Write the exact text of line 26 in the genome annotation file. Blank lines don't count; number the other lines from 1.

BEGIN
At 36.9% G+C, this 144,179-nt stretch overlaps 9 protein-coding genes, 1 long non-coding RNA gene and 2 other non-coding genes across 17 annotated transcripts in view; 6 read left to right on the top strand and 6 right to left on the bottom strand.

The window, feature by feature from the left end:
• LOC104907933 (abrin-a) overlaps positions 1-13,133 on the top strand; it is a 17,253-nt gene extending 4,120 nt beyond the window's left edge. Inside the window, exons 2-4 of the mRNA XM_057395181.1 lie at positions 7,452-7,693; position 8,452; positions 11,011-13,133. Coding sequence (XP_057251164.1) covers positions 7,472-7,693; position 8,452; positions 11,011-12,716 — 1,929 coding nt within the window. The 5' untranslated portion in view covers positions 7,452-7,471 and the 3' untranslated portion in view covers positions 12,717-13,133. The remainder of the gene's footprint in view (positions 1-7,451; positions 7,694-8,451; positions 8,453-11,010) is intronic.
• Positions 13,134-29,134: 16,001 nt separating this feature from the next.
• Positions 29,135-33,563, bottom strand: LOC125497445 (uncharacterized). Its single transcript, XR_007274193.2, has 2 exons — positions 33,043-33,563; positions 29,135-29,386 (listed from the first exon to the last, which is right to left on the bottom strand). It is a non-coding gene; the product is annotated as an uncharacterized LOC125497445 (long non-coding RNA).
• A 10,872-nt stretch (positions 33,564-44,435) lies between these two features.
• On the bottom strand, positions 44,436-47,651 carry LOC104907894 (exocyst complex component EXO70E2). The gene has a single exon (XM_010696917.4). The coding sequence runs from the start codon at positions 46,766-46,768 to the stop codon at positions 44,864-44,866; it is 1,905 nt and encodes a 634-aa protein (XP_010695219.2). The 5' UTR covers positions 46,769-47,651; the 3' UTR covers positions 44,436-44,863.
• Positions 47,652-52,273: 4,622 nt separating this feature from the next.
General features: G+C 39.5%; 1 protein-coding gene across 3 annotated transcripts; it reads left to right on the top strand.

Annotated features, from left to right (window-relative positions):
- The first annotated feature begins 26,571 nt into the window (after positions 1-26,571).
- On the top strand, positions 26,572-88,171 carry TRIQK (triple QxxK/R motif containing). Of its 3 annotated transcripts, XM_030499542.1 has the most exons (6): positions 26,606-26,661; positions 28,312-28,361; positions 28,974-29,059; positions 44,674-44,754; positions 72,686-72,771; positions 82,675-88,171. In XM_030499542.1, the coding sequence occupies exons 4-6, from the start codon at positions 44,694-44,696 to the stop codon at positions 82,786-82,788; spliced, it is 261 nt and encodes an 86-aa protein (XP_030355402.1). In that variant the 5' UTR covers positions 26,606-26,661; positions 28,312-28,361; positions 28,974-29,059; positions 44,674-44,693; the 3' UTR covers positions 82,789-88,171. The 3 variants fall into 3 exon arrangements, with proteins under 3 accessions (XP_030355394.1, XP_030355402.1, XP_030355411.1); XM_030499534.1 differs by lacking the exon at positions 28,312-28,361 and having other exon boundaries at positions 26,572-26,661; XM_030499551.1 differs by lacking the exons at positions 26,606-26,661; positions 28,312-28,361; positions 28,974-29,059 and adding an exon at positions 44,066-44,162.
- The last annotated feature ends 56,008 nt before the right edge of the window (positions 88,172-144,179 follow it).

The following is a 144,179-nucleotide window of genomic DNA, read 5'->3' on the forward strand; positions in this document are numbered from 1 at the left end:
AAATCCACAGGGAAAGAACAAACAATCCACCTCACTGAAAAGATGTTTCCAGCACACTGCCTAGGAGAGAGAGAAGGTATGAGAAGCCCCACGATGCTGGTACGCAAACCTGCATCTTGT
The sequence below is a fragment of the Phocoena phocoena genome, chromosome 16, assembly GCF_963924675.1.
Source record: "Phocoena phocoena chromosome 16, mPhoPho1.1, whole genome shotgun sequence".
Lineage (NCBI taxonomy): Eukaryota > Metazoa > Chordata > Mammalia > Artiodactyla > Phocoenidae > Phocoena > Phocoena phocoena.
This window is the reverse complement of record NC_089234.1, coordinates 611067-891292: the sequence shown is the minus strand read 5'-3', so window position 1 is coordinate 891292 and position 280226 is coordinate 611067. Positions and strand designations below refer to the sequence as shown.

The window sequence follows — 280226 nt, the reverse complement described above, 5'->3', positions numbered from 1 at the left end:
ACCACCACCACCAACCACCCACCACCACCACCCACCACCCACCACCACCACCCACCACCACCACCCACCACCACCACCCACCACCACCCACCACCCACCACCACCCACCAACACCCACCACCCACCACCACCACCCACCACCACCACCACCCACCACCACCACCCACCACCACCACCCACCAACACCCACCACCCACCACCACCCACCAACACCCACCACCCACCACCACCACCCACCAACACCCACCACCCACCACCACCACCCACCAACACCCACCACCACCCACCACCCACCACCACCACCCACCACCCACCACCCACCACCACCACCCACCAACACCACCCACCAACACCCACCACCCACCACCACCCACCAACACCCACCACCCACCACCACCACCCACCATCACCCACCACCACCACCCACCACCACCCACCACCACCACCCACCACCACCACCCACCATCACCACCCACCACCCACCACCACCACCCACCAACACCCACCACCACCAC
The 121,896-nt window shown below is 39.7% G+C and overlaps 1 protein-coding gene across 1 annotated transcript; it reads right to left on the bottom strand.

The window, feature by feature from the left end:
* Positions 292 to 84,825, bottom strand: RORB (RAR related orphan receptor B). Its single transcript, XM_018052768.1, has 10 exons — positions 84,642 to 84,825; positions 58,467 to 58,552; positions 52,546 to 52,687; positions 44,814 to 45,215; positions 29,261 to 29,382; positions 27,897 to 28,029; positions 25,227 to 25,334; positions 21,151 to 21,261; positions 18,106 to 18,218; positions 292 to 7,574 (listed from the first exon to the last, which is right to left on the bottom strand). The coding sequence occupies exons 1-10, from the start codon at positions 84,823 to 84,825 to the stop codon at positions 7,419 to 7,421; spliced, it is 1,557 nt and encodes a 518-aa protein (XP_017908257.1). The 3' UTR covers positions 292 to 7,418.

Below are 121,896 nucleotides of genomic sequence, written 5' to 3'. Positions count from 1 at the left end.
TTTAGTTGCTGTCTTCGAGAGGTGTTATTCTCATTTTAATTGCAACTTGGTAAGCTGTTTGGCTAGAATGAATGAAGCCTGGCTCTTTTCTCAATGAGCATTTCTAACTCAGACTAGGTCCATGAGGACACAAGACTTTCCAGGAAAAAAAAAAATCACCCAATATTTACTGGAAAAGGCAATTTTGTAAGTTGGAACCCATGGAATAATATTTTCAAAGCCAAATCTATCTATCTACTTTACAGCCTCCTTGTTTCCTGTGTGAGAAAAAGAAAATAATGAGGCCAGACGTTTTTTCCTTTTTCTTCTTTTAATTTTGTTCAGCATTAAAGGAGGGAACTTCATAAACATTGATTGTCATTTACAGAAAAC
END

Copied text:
TTTAGTTGCTGTCTTCGAGAGGTGTTATTCTCATTTTAATTGCAACTTGGTAAGCTGTTTGGCTAGAATGAATGAAGCCTGGCTCTTTTCTCAATGAGCATTTCTAACTCAGACTAGGTCCATGAGGACACAAGACTTTCCAGGAAAAAAAAAAATCACCCAATATTTACTGGAAAAGGCAATTTTGTAAGTTGGAACCCATGGAATAATATTTTCAAAGCCAAATCTATCTATCTACTTTACAGCCTCCTTGTTTCCTGTGTGAGAAAAAGAAAATAATGAGGCCAGACGTTTTTTCCTTTTTCTTCTTTTAATTTTGTTCAGCATTAAAGGAGGGAACTTCATAAACATTGATTGTCATTTACAGAAAAC